Child protection is about safeguarding the future of our nation and ensuring the future of our country. Every child must have a birth certificate in order to protect his or her rights and nationality and enable him or her to attend school or access social services.
The act of standing up for someone, making sure that no harm comes to them
As part of the UNICEF-supported project to strengthen the legal and social protection system for vulnerable children and children made vulnerable by armed conflict, 1,200 children from the city of Goma received their birth certificates on Friday, 13th December 2019.
The children were really happy during the ceremony for the presentation of birth certificates in the hall of the Civil Registry Office of the commune of Goma. We interviewed a young person called Saidi, 16 years of age who had been released from the armed forces.
With help from the rehabilitation and support centre where he is being cared for, Saidi was able to obtain his birth certificate free of charge, without having to pay the costs of the supplementary judgment. He is happy to receive this document that enables him to be recognised as a “child” among many others. If Saidi had obtained his birth certificate earlier, he would have been recognised by the state and his parents would have been able to claim him from the authorities when he was enlisted in the armed forces.
We also interviewed 12-year-old Lionel, who had just received his birth certificate. “It’s where my whole identity is that declares that I am a Congolese national,” explains Lionel.
In order to obtain this birth certificate, his mother had to go to the commune office to register him. Lionel’s mother was often asked for this document in order to obtain a medical voucher or other service, but she did not know what the procedure was. By going to the Registry Office to explain the situation, the family was identified and registered for a supplementary judgement in order to obtain Lionel’s birth certificate.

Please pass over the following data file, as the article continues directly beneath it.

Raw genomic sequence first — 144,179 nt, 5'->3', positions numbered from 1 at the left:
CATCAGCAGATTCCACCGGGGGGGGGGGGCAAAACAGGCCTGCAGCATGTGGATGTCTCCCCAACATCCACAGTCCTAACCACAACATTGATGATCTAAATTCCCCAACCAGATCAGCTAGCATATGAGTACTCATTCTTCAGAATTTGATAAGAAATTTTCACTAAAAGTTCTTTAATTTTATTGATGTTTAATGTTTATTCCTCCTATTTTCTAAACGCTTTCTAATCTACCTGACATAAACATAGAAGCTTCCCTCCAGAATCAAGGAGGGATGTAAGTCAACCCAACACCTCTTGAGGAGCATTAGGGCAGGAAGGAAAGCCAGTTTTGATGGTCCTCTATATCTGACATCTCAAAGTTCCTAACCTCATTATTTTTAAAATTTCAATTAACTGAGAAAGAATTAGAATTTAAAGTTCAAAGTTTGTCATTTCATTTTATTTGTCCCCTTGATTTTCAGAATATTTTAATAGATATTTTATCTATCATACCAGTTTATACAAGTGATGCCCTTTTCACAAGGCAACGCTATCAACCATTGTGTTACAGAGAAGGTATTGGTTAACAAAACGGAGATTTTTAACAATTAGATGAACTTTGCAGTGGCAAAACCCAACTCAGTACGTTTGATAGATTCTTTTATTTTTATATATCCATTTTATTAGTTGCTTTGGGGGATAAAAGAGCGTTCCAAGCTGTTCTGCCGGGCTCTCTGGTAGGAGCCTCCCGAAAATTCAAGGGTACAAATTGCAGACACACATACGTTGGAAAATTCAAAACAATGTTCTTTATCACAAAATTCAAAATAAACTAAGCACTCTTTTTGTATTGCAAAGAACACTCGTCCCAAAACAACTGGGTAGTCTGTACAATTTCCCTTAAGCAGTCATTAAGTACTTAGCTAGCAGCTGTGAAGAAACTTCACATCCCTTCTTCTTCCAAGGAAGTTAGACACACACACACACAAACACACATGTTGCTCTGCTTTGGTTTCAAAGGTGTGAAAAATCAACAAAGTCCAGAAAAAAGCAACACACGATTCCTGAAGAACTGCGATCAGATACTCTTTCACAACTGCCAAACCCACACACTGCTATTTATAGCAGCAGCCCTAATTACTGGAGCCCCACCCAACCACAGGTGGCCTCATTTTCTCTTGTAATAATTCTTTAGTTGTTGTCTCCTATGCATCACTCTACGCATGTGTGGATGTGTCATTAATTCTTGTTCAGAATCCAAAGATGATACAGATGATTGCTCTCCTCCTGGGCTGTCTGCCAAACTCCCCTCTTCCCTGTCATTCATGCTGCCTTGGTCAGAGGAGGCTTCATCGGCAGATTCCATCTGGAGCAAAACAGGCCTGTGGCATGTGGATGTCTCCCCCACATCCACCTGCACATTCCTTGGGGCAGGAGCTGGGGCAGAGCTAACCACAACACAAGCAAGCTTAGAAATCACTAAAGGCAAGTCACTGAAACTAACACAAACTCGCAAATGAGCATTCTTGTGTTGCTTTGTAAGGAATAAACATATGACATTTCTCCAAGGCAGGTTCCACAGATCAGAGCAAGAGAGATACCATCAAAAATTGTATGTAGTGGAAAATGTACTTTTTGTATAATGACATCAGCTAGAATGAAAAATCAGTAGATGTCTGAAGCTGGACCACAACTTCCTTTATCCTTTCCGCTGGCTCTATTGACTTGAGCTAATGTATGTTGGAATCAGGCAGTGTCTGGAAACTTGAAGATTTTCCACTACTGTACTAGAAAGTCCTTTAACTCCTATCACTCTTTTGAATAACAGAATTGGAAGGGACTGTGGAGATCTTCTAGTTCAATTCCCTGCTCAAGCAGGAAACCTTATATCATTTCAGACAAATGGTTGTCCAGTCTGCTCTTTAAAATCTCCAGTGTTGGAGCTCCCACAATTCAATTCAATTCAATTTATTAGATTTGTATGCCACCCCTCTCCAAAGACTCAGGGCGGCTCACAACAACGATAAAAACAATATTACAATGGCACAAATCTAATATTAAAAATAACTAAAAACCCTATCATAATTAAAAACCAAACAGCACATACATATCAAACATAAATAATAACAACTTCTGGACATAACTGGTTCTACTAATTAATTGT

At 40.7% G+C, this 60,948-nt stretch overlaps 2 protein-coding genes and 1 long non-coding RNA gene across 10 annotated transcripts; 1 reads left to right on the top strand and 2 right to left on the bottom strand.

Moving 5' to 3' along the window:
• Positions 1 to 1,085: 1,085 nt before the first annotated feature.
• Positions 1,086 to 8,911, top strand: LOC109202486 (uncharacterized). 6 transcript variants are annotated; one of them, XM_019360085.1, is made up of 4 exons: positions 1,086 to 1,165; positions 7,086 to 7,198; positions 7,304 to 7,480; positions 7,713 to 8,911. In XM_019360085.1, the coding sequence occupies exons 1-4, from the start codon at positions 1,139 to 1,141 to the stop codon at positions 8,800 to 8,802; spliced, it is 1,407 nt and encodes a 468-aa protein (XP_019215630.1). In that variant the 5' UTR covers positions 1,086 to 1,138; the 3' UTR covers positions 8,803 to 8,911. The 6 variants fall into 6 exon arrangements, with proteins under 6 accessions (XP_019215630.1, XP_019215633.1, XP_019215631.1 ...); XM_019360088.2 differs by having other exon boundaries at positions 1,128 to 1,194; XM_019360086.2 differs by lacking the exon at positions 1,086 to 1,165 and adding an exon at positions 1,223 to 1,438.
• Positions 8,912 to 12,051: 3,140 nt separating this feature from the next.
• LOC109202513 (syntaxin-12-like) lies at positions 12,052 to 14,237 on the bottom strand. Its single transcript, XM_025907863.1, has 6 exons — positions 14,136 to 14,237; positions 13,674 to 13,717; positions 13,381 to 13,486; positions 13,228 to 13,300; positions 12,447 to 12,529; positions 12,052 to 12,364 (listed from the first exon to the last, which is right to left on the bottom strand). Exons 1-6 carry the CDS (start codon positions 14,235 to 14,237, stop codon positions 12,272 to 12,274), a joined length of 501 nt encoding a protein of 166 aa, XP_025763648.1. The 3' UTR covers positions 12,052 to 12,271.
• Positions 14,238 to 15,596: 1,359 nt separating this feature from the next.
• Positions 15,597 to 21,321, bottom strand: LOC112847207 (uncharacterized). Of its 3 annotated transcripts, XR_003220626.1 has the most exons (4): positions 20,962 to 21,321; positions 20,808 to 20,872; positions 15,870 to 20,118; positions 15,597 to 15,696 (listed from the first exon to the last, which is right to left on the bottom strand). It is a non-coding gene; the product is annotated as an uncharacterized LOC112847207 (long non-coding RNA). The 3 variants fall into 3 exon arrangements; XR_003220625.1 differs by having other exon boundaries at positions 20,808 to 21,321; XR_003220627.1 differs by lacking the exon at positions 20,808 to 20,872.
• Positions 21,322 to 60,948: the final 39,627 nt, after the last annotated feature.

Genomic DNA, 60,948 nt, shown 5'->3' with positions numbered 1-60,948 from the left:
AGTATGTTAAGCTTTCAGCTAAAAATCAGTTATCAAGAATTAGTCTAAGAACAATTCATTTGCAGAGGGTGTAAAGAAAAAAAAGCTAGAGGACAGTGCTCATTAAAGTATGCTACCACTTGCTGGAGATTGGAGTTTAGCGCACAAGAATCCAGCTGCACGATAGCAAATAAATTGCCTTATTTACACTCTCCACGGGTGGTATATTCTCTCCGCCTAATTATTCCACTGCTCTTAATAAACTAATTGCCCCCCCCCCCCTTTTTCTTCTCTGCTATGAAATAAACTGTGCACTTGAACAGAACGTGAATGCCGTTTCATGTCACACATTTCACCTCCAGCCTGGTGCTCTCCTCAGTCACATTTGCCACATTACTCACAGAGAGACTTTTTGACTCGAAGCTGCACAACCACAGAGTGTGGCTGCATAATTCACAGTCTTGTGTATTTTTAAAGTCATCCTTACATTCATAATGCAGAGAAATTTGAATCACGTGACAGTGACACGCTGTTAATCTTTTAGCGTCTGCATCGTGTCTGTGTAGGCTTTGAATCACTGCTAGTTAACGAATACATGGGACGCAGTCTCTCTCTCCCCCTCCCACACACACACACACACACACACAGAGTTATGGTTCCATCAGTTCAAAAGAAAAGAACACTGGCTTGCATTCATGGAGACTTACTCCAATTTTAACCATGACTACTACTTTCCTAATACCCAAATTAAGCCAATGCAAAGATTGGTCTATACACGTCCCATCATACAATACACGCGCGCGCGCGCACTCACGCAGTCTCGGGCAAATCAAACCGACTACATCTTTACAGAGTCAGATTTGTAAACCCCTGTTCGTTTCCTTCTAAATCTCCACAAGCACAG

For Lionel, the birth certificate represents many things: getting a health voucher at the hospital, being able to travel etc. Lionel is relieved and asks other parents to follow his mother’s example and register the birth of their children.
A birth certificate for every child
Every child has the right to protection without discrimination as stated in article 19 of the Convention on the Rights of the Child. Moreover, the birth certificate ensures protection for the child and enables him or her to claim his or her rights in case of violation. Every child must have a birth certificate as stated in article 7 of the same convention.
The Child protection Act specifies that such registration may be done free of charge within 90 days of the birth. If this deadline is exceeded, it is possible to obtain a supplementary judgement from the juvenile judge, but this procedure is costly and therefore inaccessible to the most vulnerable families.
We recommend that all parents register their children within the legal and cost-free period of 90 days following the birth. We also encourage the Congolese government and its partners to increase the number of supplementary judgments as there are still many children who are not yet registered with the civil registry.
Article written by Ramazani and Feza, two Young Reporters from the city of Goma in North Kivu